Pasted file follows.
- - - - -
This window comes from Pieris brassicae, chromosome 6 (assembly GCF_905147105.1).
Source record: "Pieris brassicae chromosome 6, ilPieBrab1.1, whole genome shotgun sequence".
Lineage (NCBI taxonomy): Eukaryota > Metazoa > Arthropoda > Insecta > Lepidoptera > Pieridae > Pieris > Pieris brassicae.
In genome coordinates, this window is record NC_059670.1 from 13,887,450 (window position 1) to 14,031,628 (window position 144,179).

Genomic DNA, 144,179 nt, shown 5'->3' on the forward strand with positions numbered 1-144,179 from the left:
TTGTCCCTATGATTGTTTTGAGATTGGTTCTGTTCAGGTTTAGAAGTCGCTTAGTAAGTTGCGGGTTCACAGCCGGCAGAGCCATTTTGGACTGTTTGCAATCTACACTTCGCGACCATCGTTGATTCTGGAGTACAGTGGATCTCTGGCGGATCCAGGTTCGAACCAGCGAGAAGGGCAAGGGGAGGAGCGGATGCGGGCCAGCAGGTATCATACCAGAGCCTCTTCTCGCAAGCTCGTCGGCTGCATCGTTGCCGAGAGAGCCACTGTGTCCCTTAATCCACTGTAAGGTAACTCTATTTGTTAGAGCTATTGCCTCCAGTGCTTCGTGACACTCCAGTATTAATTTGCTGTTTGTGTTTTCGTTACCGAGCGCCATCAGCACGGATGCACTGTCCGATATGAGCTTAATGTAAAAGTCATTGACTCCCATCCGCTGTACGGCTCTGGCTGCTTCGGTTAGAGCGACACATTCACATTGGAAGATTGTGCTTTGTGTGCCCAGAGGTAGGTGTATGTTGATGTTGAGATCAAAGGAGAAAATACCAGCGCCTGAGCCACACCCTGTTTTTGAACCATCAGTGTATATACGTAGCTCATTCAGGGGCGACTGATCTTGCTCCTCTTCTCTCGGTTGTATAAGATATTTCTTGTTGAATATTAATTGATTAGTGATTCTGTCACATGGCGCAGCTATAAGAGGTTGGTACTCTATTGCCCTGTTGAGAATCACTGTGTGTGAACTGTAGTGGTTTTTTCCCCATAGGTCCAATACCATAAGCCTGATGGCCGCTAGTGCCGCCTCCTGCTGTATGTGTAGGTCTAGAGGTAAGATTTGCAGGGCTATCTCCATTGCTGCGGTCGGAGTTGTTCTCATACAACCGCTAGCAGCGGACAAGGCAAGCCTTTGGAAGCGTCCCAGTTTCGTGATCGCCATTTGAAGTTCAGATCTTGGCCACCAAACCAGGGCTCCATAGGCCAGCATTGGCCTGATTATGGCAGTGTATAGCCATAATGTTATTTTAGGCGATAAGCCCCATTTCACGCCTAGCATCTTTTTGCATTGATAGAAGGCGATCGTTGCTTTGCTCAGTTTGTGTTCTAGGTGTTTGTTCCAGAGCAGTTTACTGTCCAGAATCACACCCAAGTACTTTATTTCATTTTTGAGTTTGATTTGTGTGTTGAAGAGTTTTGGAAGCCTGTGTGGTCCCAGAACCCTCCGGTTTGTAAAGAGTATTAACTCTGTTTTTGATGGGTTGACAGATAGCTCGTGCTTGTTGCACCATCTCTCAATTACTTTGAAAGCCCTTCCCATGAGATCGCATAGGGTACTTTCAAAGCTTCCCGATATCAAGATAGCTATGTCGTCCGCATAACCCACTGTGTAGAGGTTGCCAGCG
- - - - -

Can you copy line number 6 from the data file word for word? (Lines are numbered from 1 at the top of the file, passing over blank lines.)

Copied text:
TTGTCCCTATGATTGTTTTGAGATTGGTTCTGTTCAGGTTTAGAAGTCGCTTAGTAAGTTGCGGGTTCACAGCCGGCAGAGCCATTTTGGACTGTTTGCAATCTACACTTCGCGACCATCGTTGATTCTGGAGTACAGTGGATCTCTGGCGGATCCAGGTTCGAACCAGCGAGAAGGGCAAGGGGAGGAGCGGATGCGGGCCAGCAGGTATCATACCAGAGCCTCTTCTCGCAAGCTCGTCGGCTGCATCGTTGCCGAGAGAGCCACTGTGTCCCTTAATCCACTGTAAGGTAACTCTATTTGTTAGAGCTATTGCCTCCAGTGCTTCGTGACACTCCAGTATTAATTTGCTGTTTGTGTTTTCGTTACCGAGCGCCATCAGCACGGATGCACTGTCCGATATGAGCTTAATGTAAAAGTCATTGACTCCCATCCGCTGTACGGCTCTGGCTGCTTCGGTTAGAGCGACACATTCACATTGGAAGATTGTGCTTTGTGTGCCCAGAGGTAGGTGTATGTTGATGTTGAGATCAAAGGAGAAAATACCAGCGCCTGAGCCACACCCTGTTTTTGAACCATCAGTGTATATACGTAGCTCATTCAGGGGCGACTGATCTTGCTCCTCTTCTCTCGGTTGTATAAGATATTTCTTGTTGAATATTAATTGATTAGTGATTCTGTCACATGGCGCAGCTATAAGAGGTTGGTACTCTATTGCCCTGTTGAGAATCACTGTGTGTGAACTGTAGTGGTTTTTTCCCCATAGGTCCAATACCATAAGCCTGATGGCCGCTAGTGCCGCCTCCTGCTGTATGTGTAGGTCTAGAGGTAAGATTTGCAGGGCTATCTCCATTGCTGCGGTCGGAGTTGTTCTCATACAACCGCTAGCAGCGGACAAGGCAAGCCTTTGGAAGCGTCCCAGTTTCGTGATCGCCATTTGAAGTTCAGATCTTGGCCACCAAACCAGGGCTCCATAGGCCAGCATTGGCCTGATTATGGCAGTGTATAGCCATAATGTTATTTTAGGCGATAAGCCCCATTTCACGCCTAGCATCTTTTTGCATTGATAGAAGGCGATCGTTGCTTTGCTCAGTTTGTGTTCTAGGTGTTTGTTCCAGAGCAGTTTACTGTCCAGAATCACACCCAAGTACTTTATTTCATTTTTGAGTTTGATTTGTGTGTTGAAGAGTTTTGGAAGCCTGTGTGGTCCCAGAACCCTCCGGTTTGTAAAGAGTATTAACTCTGTTTTTGATGGGTTGACAGATAGCTCGTGCTTGTTGCACCATCTCTCAATTACTTTGAAAGCCCTTCCCATGAGATCGCATAGGGTACTTTCAAAGCTTCCCGATATCAAGATAGCTATGTCGTCCGCATAACCCACTGTGTAGAGGTTGCCAGCG